Fri, Dec 04, 2020 – 5:50 AM
FOUR years after leaving Goldman Sachs, Gary Cohn seems to have retained the Wall Street firm’s sharp elbows. The former chief operating officer is reluctant to return a bonus of around US$10 million as atonement for Goldman’s 1MDB scandal, which happened when he was a senior executive. It’s not a good look.
Current and past leaders of Goldman were asked to give back US$174 million in October as part of a collective mea culpa for the firm’s role in raising money for a Malaysian government fund that was later misappropriated. Mr Cohn, who cashed in his awards in 2016 before going to work for US President Donald Trump, still hasn’t agreed to give back his portion, according to a person familiar with the situation.
It makes Mr Cohn look at best tin-eared. His firm screwed up on his watch. And the amount is chump change for him. At his departure from Goldman – on top of what he made in all the years he worked there – he collected some US$65 million.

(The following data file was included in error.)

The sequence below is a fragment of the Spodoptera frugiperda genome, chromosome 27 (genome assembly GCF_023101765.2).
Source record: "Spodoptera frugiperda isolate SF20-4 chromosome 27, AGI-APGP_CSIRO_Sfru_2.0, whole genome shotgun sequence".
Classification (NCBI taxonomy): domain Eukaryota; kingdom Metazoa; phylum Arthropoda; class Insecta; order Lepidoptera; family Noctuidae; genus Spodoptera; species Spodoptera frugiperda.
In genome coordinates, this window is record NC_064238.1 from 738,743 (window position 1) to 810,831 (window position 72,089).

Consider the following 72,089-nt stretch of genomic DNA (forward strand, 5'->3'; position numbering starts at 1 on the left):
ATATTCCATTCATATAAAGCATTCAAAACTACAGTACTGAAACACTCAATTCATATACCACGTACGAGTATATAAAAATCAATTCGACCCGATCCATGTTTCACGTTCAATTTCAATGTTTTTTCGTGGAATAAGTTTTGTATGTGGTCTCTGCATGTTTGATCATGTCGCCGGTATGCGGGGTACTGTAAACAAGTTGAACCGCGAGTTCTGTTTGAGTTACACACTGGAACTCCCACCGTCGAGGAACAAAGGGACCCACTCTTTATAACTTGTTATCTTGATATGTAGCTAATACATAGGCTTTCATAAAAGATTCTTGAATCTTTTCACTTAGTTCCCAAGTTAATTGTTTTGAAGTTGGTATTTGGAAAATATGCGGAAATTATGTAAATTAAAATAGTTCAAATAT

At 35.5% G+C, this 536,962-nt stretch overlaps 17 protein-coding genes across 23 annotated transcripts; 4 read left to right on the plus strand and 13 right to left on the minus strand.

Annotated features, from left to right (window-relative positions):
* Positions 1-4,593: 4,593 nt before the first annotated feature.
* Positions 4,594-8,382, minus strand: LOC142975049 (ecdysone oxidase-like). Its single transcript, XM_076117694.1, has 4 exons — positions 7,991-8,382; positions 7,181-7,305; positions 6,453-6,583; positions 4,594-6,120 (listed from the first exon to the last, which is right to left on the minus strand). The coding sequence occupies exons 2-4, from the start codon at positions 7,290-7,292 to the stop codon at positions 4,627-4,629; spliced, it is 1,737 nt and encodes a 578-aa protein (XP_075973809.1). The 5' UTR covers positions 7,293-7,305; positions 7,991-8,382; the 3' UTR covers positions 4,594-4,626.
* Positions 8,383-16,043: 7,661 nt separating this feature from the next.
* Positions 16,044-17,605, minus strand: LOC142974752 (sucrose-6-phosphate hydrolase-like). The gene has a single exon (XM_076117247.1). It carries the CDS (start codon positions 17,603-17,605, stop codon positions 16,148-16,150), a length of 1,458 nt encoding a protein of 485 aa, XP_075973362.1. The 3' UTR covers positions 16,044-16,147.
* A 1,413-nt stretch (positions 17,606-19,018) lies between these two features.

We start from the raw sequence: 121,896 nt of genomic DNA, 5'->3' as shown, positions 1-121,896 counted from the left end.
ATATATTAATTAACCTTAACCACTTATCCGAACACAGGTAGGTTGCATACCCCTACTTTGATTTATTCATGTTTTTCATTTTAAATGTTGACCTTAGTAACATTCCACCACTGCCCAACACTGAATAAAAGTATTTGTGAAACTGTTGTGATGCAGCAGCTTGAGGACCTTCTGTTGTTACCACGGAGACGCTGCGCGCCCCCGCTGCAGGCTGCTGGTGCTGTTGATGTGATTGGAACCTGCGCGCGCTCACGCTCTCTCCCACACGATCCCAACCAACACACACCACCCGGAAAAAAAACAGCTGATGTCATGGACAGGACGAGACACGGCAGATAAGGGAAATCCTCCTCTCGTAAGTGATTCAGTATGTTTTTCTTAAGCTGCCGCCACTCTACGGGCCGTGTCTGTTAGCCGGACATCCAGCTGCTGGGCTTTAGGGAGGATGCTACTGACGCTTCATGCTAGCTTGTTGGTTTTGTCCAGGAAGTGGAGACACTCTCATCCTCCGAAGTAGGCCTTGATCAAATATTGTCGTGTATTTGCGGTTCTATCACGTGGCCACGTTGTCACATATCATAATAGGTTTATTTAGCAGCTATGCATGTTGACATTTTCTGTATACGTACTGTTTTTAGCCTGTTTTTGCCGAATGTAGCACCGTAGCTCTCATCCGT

His new investment vehicle, Cohn Robbins, is worth US$1 billion; he and his fellow backers stand to own as much as one-fifth.
It doesn’t look good for Goldman either, which likes to see its staff as “culture carriers”.
Mr Cohn could always argue he’s doing what Goldman does so well: taking maximum advantage of what’s legal. He is under no obligation to return the funds. Doing so could even make it look like he takes responsibility for 1MDB, when there is no suggestion he was aware of any misbehaviour.
But Goldman itself has learned that being hard-headed isn’t always worth the reputational damage. There’s the time it backed down from a plan to delay UK bonuses so that it could exploit the timing of a tax cut in 2013. Or there’s the so-called “spank from Hank” in 2006, when then-boss Henry Paulson admonished staff for exacerbating conflicts of interest between Goldman’s dealmakers and investment arm.
Under current chief executive David Solomon, Goldman is leaning further into its softer side. The voluntary 1MDB clawback that Mr Cohn has so far resisted is one gesture in that direction.
So too is Mr Solomon’s talk about executive diversity and work-life balance. It wouldn’t suit Goldman to depart from being long-term greedy.
What Mr Cohn is missing is the firm’s recognition that it sometimes pays to be short-term self-aware. REUTERS
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